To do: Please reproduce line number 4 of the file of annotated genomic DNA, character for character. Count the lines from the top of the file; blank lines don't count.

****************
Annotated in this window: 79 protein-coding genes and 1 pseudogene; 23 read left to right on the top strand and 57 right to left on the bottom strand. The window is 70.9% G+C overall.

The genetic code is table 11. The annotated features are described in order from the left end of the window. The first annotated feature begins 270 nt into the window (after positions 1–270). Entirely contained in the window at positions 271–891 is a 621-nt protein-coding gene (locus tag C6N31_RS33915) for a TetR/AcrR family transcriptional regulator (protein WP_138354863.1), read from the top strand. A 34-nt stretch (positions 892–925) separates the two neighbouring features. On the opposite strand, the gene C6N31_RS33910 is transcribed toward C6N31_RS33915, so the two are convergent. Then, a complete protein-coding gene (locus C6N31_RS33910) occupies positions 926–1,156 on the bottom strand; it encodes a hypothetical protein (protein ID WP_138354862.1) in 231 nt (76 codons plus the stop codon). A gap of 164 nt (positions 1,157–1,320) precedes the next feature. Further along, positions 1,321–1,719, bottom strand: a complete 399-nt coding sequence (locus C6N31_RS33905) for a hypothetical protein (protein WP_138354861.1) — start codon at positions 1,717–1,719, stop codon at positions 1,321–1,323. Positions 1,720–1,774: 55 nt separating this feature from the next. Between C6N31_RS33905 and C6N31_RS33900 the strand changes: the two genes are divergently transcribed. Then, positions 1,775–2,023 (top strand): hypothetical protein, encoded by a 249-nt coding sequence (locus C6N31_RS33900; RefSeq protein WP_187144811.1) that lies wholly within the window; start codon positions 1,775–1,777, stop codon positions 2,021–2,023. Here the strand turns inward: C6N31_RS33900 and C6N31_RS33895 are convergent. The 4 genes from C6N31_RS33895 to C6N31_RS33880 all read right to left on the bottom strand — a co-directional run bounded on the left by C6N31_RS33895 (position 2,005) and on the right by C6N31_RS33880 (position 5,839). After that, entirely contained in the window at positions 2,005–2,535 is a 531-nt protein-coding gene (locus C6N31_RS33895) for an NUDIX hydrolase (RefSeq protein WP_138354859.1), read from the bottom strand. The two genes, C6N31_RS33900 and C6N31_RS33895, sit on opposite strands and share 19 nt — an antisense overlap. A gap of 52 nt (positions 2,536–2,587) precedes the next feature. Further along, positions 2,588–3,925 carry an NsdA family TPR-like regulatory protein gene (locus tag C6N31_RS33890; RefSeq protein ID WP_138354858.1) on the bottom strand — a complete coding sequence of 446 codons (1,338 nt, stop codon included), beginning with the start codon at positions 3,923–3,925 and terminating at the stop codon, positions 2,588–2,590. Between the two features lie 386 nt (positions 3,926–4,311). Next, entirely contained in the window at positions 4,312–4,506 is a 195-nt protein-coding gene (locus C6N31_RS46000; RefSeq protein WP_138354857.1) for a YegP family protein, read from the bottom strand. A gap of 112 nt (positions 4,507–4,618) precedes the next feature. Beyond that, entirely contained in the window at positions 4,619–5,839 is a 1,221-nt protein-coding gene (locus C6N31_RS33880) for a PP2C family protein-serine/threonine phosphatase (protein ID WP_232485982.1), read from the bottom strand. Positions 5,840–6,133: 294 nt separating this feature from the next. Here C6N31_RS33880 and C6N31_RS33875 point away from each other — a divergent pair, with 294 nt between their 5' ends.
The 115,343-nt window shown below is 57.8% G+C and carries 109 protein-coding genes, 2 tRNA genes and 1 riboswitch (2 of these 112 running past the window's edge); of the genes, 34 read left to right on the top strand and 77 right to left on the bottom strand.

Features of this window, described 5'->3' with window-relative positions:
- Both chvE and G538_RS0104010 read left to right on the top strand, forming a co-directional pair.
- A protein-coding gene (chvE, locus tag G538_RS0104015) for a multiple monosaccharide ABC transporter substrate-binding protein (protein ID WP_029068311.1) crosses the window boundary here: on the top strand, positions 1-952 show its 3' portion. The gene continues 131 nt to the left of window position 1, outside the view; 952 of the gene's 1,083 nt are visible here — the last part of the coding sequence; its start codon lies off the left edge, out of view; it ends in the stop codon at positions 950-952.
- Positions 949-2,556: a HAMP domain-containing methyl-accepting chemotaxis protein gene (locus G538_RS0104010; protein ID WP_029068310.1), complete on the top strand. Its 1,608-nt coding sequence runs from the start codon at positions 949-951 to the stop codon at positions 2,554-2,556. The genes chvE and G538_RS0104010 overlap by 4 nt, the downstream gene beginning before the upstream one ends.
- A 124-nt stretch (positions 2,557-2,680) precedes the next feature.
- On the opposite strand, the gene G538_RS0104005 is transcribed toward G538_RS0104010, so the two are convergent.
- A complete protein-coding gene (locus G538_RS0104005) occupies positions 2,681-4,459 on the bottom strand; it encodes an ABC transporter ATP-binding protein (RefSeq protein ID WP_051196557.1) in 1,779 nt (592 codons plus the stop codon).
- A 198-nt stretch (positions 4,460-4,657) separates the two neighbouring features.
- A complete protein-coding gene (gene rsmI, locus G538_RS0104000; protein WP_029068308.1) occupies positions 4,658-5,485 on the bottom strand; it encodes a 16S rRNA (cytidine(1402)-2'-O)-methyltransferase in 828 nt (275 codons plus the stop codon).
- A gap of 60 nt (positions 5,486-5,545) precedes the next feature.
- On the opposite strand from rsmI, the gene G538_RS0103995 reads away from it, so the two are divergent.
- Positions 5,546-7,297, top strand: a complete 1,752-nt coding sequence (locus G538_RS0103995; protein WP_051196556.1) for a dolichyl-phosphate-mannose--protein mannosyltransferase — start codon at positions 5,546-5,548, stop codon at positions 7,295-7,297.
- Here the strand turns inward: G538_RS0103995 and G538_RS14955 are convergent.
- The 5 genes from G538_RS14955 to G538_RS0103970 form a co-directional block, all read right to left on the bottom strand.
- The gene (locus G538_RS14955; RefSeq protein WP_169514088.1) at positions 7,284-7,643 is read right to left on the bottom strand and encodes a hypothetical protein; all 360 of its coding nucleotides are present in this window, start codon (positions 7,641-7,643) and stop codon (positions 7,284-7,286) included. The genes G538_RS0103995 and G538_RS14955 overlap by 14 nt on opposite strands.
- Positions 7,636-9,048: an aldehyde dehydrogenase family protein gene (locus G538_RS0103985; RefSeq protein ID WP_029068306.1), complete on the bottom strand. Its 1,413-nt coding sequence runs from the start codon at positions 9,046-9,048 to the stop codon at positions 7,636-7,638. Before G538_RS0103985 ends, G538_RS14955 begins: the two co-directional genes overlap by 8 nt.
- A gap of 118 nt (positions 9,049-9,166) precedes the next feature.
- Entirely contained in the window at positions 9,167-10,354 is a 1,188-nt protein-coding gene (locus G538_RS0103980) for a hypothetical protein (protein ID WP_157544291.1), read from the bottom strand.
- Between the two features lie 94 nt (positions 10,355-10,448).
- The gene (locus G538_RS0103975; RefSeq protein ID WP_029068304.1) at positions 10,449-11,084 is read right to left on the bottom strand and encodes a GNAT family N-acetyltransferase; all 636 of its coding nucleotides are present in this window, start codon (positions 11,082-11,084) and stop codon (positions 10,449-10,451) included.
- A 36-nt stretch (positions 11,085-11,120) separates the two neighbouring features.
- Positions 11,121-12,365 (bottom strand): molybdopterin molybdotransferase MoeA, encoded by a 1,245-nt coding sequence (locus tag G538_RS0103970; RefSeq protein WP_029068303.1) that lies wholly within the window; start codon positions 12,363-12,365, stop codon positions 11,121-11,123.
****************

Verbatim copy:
Features of this window, described 5'->3' with window-relative positions: